[CDBI] How well does Class::DBI scale?
rick at praxis.com.au
Sun Jan 22 04:30:19 GMT 2006
Thanks to all on the list who responded to my inquiries about
improving spped and efficiency in an app built around CDBI.
Rick Welykochy wrote:
> The problem is that for a relatively simple report of, say, 20 rows from
> the top-most table (hierachically speaking), upwards of 4000 (or more)
> individual SQL statements are fired off to the DB server (PostgreSQL in
> this case). This is because the top-most table refers to relatively
> trivial great-grandchild tables often for simple things like the name
> of something whoe primary key is a (serial) ID.
1. I did hand-optimise some queries, then manually create the required
CDBI data objects using the construct() method. This is a very time-
consuming process, and requires lots of testing and fiddle-farting
around with rather large SQL statements. The results are worth it if
you have the time to spend on it. Some of the optimisations results in
one SQL statement creating hundreds of CDBI objects - a great improvement
in speed and responsiveness. But, this approach kinda defeats the purpose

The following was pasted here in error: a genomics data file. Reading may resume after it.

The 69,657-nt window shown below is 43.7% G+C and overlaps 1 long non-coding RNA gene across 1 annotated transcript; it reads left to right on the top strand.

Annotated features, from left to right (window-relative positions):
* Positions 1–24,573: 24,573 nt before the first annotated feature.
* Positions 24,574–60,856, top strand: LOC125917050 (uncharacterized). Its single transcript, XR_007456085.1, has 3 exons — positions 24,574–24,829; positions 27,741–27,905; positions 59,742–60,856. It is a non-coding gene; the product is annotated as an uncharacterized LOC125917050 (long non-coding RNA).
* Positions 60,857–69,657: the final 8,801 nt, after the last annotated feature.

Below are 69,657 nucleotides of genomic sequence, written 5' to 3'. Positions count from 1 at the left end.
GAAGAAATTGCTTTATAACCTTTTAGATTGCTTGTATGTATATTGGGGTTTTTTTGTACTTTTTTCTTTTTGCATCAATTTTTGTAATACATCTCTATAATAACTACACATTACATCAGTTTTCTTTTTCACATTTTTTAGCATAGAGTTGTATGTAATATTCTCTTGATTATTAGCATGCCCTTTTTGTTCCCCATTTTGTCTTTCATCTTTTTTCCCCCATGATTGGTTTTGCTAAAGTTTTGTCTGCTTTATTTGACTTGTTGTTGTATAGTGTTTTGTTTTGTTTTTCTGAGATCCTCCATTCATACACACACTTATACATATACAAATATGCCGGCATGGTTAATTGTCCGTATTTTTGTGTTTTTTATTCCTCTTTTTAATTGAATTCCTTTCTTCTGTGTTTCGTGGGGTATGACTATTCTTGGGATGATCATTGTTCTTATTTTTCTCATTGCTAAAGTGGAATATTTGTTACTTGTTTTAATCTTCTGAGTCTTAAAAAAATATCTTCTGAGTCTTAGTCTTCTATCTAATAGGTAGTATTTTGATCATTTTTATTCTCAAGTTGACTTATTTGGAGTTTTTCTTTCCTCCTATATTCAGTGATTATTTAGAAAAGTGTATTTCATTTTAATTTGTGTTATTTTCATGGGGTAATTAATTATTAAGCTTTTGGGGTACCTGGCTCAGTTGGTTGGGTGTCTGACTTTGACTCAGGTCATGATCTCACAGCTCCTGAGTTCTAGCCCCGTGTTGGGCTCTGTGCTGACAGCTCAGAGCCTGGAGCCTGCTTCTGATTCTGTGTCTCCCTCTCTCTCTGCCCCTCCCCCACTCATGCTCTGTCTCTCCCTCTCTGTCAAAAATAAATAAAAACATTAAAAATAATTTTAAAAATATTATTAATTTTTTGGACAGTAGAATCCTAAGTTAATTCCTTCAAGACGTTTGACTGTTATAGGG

of CDBI, don't you think?
2. I audited the use of Essential columns in the app. Practically non-existent.
Since I was really getting tired of step 1. above, I diverted my attention
for a day and added all columns that were not bytea (or BLOB) to the
Essential columns lists for all 50 or so tables. The speed improvement
was anywhere from 1.5 to 2.5 X faster (with correspondingly less SQL
being fired at the PostgreSQL server). I'm happy with that, and it
took less than a days work and required very little testing since the
application code was not touched.
My client is happy with the results and I can now move on to writing
more application code.
My conclusion and advice: in these days of large memories, negafast CPUs
and heaps of disk space, err on the side of too many columns in Essential,
i.e. does it really matter if your query loads 5 columns or 25? Nope, I don't
think so. It is far more efficient (programmer-wise) to simply load
all columns that ain't really really big (ignore blobs) for all rows
from all tables. This guarantees that only rarely will CDBI have to return
to the database a second time to get more data for a row.
Like many optimisations, I could spend months more getting another
speed increase by a factor of 2 X or even 10 X on certain pages, but
it is not worth the effort.
Rick Welykochy || Praxis Services
Web (hosting), security and high-performance computing are the
three areas where Linux has more strength.
-- Bob Muglia, senior VP in charge of Windows Server development
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